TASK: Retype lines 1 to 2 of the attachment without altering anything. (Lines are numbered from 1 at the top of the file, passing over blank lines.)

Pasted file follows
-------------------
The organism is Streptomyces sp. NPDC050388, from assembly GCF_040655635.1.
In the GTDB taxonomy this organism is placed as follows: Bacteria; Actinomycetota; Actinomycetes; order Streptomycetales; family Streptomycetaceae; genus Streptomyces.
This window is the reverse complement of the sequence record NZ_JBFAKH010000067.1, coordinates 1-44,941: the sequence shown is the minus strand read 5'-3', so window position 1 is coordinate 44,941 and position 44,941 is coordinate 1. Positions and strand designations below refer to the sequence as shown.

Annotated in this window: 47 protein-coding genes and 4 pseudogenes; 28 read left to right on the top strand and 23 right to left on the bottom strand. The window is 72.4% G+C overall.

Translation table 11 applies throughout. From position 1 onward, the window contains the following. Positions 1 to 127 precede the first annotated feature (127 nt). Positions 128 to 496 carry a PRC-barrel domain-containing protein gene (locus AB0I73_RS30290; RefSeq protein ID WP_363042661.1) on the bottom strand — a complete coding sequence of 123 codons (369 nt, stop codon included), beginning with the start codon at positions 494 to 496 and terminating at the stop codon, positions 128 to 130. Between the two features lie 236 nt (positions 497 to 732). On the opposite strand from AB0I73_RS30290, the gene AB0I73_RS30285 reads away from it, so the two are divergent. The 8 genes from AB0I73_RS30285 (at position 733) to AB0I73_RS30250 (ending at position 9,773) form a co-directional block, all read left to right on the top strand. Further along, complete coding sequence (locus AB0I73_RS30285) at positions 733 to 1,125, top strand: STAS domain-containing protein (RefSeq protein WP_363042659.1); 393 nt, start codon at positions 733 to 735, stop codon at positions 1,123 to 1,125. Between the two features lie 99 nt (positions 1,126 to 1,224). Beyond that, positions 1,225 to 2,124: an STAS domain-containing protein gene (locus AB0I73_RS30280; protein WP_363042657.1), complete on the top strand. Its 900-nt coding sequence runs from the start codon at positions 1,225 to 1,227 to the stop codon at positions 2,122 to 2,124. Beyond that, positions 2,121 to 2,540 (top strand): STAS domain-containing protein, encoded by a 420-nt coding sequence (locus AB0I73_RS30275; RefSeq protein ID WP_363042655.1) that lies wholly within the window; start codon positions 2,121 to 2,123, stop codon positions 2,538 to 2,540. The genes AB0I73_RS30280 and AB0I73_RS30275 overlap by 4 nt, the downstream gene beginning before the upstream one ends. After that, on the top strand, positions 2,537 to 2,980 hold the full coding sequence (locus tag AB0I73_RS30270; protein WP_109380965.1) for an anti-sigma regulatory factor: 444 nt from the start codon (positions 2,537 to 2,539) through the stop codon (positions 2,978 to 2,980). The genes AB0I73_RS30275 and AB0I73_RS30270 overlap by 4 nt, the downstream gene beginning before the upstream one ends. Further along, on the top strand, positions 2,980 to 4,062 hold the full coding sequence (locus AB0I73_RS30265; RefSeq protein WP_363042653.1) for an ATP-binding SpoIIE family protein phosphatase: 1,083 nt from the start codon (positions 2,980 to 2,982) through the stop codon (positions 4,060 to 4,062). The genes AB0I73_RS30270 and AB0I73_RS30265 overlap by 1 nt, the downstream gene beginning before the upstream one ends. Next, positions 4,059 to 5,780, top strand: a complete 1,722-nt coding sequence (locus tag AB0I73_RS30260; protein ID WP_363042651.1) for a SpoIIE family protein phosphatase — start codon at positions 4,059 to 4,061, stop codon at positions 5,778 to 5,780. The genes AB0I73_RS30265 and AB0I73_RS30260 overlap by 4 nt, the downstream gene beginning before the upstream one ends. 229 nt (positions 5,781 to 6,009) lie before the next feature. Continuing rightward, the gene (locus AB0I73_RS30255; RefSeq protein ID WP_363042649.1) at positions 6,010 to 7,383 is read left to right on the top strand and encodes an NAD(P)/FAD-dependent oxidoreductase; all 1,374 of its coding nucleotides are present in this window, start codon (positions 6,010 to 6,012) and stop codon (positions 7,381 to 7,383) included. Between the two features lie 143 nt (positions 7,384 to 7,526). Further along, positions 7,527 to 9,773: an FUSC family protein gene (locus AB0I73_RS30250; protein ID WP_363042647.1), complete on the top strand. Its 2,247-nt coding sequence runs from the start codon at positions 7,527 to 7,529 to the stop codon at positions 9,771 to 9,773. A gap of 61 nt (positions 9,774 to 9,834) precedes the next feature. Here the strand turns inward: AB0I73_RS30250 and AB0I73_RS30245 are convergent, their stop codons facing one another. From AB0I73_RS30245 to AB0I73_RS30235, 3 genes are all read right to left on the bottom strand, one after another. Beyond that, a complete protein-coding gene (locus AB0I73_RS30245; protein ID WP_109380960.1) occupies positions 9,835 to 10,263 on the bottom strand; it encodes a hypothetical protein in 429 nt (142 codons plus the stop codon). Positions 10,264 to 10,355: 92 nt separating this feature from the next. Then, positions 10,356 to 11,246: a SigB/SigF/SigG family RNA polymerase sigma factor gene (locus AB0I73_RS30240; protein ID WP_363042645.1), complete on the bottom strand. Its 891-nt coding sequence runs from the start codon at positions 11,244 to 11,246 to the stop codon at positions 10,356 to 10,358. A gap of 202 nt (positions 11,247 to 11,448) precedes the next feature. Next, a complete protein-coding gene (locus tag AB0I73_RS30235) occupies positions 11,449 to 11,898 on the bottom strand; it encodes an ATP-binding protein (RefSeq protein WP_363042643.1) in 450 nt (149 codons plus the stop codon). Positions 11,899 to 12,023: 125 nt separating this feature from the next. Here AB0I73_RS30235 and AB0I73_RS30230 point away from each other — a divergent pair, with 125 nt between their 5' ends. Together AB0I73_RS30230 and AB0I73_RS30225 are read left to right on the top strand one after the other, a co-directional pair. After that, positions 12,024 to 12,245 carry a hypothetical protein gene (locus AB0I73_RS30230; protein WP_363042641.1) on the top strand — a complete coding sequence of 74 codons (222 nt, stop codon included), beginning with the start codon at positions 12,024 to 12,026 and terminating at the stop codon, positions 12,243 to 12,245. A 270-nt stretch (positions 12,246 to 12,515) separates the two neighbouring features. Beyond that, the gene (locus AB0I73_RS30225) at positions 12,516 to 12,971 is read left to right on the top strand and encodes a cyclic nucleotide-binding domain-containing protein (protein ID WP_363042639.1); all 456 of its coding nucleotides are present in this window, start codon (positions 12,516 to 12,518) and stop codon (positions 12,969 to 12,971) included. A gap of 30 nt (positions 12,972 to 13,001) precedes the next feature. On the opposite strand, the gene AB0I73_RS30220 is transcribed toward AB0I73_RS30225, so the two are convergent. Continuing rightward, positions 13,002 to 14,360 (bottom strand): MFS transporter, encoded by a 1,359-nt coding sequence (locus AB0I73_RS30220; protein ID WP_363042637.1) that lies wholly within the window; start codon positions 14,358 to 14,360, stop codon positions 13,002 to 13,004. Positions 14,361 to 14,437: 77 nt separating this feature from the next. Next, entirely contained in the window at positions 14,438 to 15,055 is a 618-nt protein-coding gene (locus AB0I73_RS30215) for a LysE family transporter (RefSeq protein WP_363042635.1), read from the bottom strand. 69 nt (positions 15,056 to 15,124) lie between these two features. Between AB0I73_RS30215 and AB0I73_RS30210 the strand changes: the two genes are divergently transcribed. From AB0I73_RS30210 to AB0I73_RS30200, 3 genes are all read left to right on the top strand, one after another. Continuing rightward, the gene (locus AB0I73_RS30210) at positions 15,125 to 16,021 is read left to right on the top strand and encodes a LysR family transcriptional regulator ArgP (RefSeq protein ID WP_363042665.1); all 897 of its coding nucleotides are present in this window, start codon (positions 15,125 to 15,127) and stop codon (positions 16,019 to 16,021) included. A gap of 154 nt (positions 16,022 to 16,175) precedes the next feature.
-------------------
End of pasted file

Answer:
The organism is Streptomyces sp. NPDC050388, from assembly GCF_040655635.1.
In the GTDB taxonomy this organism is placed as follows: Bacteria; Actinomycetota; Actinomycetes; order Streptomycetales; family Streptomycetaceae; genus Streptomyces.